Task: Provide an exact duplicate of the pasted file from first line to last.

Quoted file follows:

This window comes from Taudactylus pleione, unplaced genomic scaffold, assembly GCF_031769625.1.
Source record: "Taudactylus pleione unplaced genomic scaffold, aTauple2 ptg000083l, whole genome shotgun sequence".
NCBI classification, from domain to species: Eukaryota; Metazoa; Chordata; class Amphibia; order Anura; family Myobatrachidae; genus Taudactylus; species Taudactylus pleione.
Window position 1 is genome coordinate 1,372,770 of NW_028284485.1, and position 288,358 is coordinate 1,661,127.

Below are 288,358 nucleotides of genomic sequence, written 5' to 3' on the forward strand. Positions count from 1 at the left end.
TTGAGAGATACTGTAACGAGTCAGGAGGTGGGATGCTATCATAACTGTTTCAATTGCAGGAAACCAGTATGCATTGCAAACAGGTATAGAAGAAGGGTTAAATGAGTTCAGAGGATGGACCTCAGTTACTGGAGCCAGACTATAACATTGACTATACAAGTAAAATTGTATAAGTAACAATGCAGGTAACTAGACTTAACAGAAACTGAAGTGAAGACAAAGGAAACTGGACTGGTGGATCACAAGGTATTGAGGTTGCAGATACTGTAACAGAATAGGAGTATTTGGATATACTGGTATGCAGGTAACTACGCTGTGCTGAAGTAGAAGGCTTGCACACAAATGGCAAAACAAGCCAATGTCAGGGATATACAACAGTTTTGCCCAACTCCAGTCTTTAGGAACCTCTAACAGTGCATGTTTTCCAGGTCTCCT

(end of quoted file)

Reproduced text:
This window comes from Taudactylus pleione, unplaced genomic scaffold, assembly GCF_031769625.1.
Source record: "Taudactylus pleione unplaced genomic scaffold, aTauple2 ptg000083l, whole genome shotgun sequence".
NCBI classification, from domain to species: Eukaryota; Metazoa; Chordata; class Amphibia; order Anura; family Myobatrachidae; genus Taudactylus; species Taudactylus pleione.
Window position 1 is genome coordinate 1,372,770 of NW_028284485.1, and position 288,358 is coordinate 1,661,127.

Below are 288,358 nucleotides of genomic sequence, written 5' to 3' on the forward strand. Positions count from 1 at the left end.
TTGAGAGATACTGTAACGAGTCAGGAGGTGGGATGCTATCATAACTGTTTCAATTGCAGGAAACCAGTATGCATTGCAAACAGGTATAGAAGAAGGGTTAAATGAGTTCAGAGGATGGACCTCAGTTACTGGAGCCAGACTATAACATTGACTATACAAGTAAAATTGTATAAGTAACAATGCAGGTAACTAGACTTAACAGAAACTGAAGTGAAGACAAAGGAAACTGGACTGGTGGATCACAAGGTATTGAGGTTGCAGATACTGTAACAGAATAGGAGTATTTGGATATACTGGTATGCAGGTAACTACGCTGTGCTGAAGTAGAAGGCTTGCACACAAATGGCAAAACAAGCCAATGTCAGGGATATACAACAGTTTTGCCCAACTCCAGTCTTTAGGAACCTCTAACAGTGCATGTTTTCCAGGTCTCCT